I’m gonna be honest and state that my expectations for this movie weren’t high. I wasn’t expecting a beautifully choreographed action movie, and I wasn’t expecting thought provoking drama. I just wanted a fun, and maybe a bit goofy monster movie. And Full disclosure I came into viewing of this…product….slightly tipsy. Everything was set up for this to be a fun night.
Fun was nowhere to be found.
I have never seen a movie that was this bloated and yet so shallow in a long time. The movie hits you over the head with so much exposition and world building, all for it to not amount to ANYTHING. By the time the actual monsters do show up, I couldn’t care less about what was going on. Unfocused is the best way to describe it.
Lets get what little good there was out of the way first.
The movie itself looks good. Godzilla and other the titans that appear in the movie have weight to them and the scenes where they each make first appearance are handled well enough. The best looking being Mothra, who in my opinon, the movie should have focused on. Mothra arguably has the most breathtaking scenes in the movie.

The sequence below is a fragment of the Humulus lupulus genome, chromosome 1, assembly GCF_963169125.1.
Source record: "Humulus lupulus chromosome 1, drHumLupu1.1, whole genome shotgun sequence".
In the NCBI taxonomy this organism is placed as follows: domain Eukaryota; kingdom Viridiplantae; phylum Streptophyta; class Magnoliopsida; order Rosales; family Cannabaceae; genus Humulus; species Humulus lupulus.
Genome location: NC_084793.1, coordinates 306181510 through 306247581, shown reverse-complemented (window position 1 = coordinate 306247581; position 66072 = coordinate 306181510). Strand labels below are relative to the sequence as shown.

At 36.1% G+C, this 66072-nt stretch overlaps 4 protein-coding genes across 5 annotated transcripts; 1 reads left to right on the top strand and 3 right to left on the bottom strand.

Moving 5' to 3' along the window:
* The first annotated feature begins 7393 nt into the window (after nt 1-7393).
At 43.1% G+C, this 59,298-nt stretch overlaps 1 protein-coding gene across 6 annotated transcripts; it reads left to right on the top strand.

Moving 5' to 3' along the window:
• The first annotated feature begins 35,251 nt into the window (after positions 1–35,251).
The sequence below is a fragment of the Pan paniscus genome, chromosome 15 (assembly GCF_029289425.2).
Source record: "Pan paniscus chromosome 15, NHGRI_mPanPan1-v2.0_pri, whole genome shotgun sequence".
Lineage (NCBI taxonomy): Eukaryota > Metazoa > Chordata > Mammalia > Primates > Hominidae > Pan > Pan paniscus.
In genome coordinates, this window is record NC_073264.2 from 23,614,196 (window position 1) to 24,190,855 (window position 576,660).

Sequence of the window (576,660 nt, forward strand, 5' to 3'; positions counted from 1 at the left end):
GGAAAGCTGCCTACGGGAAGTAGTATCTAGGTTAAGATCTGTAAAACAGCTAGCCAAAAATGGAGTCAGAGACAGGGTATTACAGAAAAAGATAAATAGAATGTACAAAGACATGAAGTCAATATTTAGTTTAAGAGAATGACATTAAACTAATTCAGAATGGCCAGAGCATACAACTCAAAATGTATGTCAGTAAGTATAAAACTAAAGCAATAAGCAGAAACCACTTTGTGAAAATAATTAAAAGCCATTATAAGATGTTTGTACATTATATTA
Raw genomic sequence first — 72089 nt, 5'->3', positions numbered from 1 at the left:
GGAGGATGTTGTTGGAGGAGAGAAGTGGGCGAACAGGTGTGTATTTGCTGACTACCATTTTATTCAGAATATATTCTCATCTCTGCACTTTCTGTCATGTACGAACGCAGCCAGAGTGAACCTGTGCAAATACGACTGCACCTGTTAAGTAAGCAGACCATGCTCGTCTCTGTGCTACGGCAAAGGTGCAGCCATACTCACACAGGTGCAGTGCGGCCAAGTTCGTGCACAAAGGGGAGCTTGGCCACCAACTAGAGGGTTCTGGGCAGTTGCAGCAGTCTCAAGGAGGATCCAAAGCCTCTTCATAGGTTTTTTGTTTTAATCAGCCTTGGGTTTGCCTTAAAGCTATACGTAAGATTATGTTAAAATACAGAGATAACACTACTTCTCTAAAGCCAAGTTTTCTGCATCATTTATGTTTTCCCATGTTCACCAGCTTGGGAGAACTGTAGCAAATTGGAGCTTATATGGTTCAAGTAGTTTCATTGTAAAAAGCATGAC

Ken Watanabe, who plays Dr. Ishirō Serizawa, gives the best performance in the entire movie. His character is an earnest scientist who just wants the titans are misunderstood creatures, that could benefit mankind, instead of destroying it. Its clear that Watanabe put the most effort into his role, because everyone else looks like their just going through the motions. Why he wasn’t the main character in boggles the mind.
Now to talk about everything else that was awful. The plot, and characters.
The plot is convoluted for absolutely no reason. It has so many characters and plot devices stuffed into it, none of which you actually care about. It wants you care about the main character saving his idiot wife and daughter. It wants you like all of these quirky scientists and soldiers, who all feel they were ripped from a cheesy blockbuster from the 90s. The movie focused on the human element so much, and dumped exposition to such a gross degree, that it drained all the excitement from my body. When the fighting between the monsters actually started I couldn’t care less. THE MAIN THING I WAS THERE TO SEE WAS ROBBED FROM ME.